Tim Mahone: (13:11)
They know this committee wants to come together and work hard to make this better. Please don’t destroy our community. Ladies and gentlemen, please pray that Mr. Blake heals and recovers, that justice prevails. Thank you.

Mayor Antaramian: (13:34)
All right. At this time, I do want us to introduce the attorney general of the state of Wisconsin, Josh Kaul.

Josh Kaul: (13:46)
Thank you. First, I want to thank the many community leaders who are here and speaking about the important issues that this community is facing. First, I want to start with what the role of the Wisconsin Department of Justice is in the investigation relating to the officer involved shooting that happened yesterday in Kenosha. Under Wisconsin law in certain cases, an independent investigating agency is brought in to conduct investigations. In this case, as in many other cases involving officer involved shootings, the Wisconsin Department of Justice has been brought in and our role is to be an independent investigating agency. We are a statewide law enforcement agency, and our goal is very simple. We are going to vigorously and fully investigate the facts of this case. And in this case, as in any other case that we investigate, our pursuit of justice is going to be unwavering.

Josh Kaul: (14:46)
Now, we don’t make the prosecution decision in this case. That’s a decision that will be made ultimately by District Attorney Graveley, but we will be working closely with his office as additional facts and evidence are uncovered so that we work closely together. We understand that there is a need for this investigation to move swiftly. And our goal is to move swiftly with this investigation, but we’re only going to do so to the extent that it is consistent with protecting the integrity of this investigation. Because it is vital that we get as full and thorough an investigation as possible so we can pursue justice fully in this case. I also want to mention, I saw that Governor Evers has declared a special session.

Josh Kaul: (15:33)
It is vital that people who have been speaking up for months now around the state, be heard. It is vital that our elected officials hear directly from people. We have some of our elected officials here, and I’m sure that they will be listening to people’s voices. Those voices need to be represented in the debates that we have, and we do need to reform our criminal justice system. So I am hopeful that we will have many, many voices from around the state at those discussions. But my commitment to you is that the Department of Justice will fully and thoroughly investigate this case. So with that, I wanted to open it up for questions.

Speaker 7: (16:11)
Can you tell us, sir, was Mr. Blake armed?

Josh Kaul: (16:14)
I’m not going to comment on the details of the investigation for a few reasons. First and foremost, because this is an ongoing investigation, we don’t want to comment on the details in a way that might impact the integrity of the investigation. We will release certain information as the investigation moves forward, but always our first priority is protecting the integrity of the investigation.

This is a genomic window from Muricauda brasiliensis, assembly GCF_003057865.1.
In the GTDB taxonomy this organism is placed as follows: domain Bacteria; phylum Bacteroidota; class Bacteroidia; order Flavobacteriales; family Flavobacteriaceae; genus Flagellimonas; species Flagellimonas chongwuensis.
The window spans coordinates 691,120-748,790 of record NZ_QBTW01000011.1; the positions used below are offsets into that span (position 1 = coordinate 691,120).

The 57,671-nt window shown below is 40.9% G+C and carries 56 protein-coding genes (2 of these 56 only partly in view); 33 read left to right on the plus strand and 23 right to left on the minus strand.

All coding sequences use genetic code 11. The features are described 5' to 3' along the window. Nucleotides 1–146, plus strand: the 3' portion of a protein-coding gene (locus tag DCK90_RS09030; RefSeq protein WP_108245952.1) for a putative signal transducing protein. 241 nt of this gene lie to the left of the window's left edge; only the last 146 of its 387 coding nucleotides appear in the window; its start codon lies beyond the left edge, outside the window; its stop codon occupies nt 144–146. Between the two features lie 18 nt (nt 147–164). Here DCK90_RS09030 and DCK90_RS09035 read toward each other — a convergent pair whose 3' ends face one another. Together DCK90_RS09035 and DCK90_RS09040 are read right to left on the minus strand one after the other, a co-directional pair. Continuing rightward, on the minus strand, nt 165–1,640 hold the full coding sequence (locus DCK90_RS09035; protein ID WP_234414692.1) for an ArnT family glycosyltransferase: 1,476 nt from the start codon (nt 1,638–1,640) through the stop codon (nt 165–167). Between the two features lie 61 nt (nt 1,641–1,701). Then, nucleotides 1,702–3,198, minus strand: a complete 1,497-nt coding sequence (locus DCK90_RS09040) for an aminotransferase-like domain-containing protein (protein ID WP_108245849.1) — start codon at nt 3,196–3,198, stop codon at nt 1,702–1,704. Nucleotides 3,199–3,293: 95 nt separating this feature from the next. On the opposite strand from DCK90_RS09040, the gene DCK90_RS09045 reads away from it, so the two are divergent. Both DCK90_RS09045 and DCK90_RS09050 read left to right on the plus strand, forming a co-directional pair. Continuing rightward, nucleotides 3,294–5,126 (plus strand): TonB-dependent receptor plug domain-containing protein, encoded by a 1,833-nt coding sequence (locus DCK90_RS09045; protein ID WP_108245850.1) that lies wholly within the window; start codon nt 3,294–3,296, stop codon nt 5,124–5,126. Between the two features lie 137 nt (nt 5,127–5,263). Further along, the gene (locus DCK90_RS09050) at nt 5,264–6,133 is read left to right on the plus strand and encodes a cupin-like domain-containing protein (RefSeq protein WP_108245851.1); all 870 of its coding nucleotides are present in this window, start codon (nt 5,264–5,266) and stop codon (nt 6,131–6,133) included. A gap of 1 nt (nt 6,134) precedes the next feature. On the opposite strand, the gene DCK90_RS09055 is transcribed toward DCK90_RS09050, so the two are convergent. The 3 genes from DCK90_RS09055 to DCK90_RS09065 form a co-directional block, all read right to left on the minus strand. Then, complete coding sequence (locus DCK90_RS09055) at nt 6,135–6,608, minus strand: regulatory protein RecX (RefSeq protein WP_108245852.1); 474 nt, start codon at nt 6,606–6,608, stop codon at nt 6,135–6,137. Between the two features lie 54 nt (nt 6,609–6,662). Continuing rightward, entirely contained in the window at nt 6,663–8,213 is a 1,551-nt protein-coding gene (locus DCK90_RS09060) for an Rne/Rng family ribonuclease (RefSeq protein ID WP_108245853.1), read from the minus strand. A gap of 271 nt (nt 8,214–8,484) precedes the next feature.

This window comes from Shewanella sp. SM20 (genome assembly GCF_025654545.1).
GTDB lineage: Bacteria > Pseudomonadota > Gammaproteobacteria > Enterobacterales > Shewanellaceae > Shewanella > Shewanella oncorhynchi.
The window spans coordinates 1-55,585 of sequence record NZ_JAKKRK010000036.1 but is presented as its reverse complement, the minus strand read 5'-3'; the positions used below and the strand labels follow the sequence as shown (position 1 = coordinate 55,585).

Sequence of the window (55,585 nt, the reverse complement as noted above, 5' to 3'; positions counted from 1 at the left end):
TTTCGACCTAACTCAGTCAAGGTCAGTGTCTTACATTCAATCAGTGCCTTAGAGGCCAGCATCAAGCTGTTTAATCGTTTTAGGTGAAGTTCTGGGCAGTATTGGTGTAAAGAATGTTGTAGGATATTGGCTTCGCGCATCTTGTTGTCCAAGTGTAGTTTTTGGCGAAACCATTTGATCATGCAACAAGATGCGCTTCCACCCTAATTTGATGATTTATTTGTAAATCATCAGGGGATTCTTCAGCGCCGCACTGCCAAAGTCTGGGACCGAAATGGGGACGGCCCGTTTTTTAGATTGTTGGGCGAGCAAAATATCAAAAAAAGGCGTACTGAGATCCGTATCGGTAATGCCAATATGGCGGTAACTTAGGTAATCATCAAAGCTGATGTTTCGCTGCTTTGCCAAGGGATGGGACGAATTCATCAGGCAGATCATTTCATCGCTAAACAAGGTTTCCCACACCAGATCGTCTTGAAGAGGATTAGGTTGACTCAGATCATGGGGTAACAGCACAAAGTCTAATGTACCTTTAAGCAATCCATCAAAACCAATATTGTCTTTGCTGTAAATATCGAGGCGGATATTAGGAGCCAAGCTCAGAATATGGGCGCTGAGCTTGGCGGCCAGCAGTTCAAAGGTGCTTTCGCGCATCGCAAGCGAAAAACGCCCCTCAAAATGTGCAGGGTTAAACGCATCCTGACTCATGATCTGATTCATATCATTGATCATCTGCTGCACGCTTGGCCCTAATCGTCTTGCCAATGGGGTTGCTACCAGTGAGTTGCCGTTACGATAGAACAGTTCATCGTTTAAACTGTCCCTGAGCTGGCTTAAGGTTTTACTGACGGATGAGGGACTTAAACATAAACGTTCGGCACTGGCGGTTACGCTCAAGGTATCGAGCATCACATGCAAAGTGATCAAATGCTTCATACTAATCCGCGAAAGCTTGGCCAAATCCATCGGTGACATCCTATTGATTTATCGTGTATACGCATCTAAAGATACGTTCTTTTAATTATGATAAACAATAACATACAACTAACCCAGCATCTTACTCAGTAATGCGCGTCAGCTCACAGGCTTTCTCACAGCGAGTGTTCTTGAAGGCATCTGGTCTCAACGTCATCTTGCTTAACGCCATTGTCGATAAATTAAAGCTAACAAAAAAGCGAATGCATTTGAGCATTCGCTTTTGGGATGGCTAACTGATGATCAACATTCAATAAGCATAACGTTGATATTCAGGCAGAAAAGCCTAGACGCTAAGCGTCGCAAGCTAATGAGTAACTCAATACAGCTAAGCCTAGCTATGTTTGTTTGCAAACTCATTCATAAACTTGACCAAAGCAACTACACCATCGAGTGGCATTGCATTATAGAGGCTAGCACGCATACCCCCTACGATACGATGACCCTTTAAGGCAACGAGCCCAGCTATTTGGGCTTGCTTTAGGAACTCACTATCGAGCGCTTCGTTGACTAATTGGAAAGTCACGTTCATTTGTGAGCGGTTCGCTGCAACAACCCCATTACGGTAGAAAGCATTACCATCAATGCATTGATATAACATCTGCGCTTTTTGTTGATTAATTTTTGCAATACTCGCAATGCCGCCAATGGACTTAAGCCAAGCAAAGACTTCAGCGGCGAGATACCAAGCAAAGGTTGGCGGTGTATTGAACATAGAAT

Speaker 7: (16:37)
The identities of the officers have not been released, but can you tell us how many officers are a part of this investigation?

Josh Kaul: (16:43)
We have a standard protocol that we follow for identifying officers as well as victims in these cases. And we follow that protocol for a couple reasons. One is to, again, protect the integrity of the investigation and two is because we also provide victim services and we are able to do that better as long as we follow this protocol. So although that information has not yet been released, it will be released in the days ahead.

Speaker 10: (17:10)
Are you aware of the victim’s medical condition right now?

Josh Kaul: (17:15)
I’m only aware of what has been disclosed publicly, which is that he’s in serious condition.

Speaker 11: (17:20)
Can you say how many officers are on administrative leave right now as the investigation goes forward?

Josh Kaul: (17:25)
That would be a question for the Kenosha Police Department. I don’t know the answer to that.

Speaker 7: (17:31)
This might be a question for the mayor, but in terms of body cameras, the police department, do they have-

Mayor Antaramian: (17:34)
The police department does not have body cameras at this time. Scheduled in 2022, the purchase of body cameras, it’s been in the budget for a while. And part of the issue has been in dealing with in the state and getting the state to change the law and how long you have to the hold material. And so they did make that modification, which makes it so that’s financially affordable for communities to actually have the body cams and be able to maintain the material for the length of the time necessary.

Speaker 7: (18:07)
I’m sorry. It’s in the budget for 2022?

Mayor Antaramian: (18:09)
2022.

Speaker 6: (18:17)
Is there dash cam video?

Mayor Antaramian: (18:18)
Yes. The cars do have video.

Speaker 7: (18:19)
Is there dash cam video of this incident?

Mayor Antaramian: (18:22)
Of this incident? I would have to check with [inaudible 00:18:23].

Josh Kaul: (18:25)